Q: Is it possible to get my consecutive suspensions to run concurrently? My license is suspended and I am reviewing my restoration requirements. I have 4 charges of driving on a suspended license, producing 4 suspensions of 1 year each. Plus, a drug delivery charge yielding a 6-month suspension. I have already served a year in jail and 6 months on probation, but can hardly imagine my future if I must wait 4.5 years to be allowed to have a license again. Is there any chance that some action I could take, or with representation that is affordable, I could somehow get this significantly reduced, perhaps so that my consecutive 1 year suspensions could run concurrently?
A: PennDOT does not run driver’s license suspensions concurrently and the court has no authority to do so as it an administrative procedure. You may be eligible for an Occupational Limited License if the suspensions are not DUI or drug related. The PennDOT website has information on the OLL procedures.
Q: My license has been suspended for until 2017, one year for not responding to a letter regarding my fine, and another year from years ago. (Bridgeville, PA). Can I get a public defender to help me?
A: No, at least not in Allegheny County. As mentioned a driver’s license suspension is actually an administrative punishment from PennDOT, separate from any underlying criminal case. Traditionally, the PD is to be appointed to represent a defendant at the critical stages of criminal prosecution to ensure due process and to protect constitutional rights. A driver’s license suspension is not considered to be a criminal matter evoking due process and constitutional rights. Your best bet is to do the background work yourself. Contact PennDOT and obtain a restoration letter and a copy of your driver’s record. These documents and if necessary, a call to PennDOT will help you understand what you need to do to restore your license. If not, then contact a lawyer who handles driver’s license issue.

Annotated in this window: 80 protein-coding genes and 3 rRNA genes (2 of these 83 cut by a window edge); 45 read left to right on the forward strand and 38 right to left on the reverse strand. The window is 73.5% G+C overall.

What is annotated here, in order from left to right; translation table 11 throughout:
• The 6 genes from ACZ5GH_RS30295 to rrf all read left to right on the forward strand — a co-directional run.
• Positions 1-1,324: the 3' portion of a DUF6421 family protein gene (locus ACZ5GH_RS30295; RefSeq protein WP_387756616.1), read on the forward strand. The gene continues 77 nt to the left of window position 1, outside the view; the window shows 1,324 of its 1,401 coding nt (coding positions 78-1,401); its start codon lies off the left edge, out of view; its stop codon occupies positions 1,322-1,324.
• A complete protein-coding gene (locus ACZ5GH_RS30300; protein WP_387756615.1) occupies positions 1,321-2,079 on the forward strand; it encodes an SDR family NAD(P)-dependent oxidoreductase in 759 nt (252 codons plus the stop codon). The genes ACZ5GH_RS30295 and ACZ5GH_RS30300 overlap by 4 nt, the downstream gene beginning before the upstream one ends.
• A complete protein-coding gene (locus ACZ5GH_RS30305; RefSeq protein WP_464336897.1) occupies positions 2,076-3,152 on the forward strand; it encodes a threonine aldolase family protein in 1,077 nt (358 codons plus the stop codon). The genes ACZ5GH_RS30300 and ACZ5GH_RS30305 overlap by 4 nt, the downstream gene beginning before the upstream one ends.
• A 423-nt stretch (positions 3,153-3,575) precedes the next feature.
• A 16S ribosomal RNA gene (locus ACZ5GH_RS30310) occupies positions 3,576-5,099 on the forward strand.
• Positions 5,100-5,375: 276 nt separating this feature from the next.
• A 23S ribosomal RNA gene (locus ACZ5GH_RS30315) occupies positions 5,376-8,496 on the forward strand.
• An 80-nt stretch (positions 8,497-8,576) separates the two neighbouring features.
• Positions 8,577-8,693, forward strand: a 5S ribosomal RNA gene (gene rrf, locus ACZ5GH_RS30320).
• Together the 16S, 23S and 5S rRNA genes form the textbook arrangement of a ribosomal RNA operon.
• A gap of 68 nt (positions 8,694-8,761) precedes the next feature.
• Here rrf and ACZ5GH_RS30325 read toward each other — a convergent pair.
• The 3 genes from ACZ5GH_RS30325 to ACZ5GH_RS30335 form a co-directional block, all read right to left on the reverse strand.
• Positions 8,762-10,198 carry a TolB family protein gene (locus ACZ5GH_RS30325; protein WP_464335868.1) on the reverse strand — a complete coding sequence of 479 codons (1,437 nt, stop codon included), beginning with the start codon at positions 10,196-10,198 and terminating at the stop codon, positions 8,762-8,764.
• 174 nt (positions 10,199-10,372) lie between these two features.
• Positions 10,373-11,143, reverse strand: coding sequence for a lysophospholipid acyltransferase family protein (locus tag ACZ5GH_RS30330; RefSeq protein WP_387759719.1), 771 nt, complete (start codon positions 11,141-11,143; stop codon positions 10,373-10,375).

Q: Car and insurance in my name being driven to work by someone without a valid license. What happens to me if he gets pulled over? He is in process of getting his license back, the title and insurance are in my name. Will only he get in trouble if caught, or will I also get in trouble?
A: In PA, if you have knowledge that a person has no driver’s license-whether suspended or they just don’t have one, and you allow them to operate your motor vehicle, you can be charged with a summary motor vehicle offense. In addition, read your insurance policy to make sure your carrier will not deny coverage if such person is involved in an accident while driving your car with your consent.
Q: I was caught driving on a suspended license for the 8th time. This time in Dauphin County. I live in Westmoreland. Can I appeal the sentencing? I missed my court date with the district justice office and got 6 months county prison time. I have appealed it, but was wondering what my chances are of getting the sentence changed to something other than prison time. I know of people who have been caught 15 times or more and did no jail time.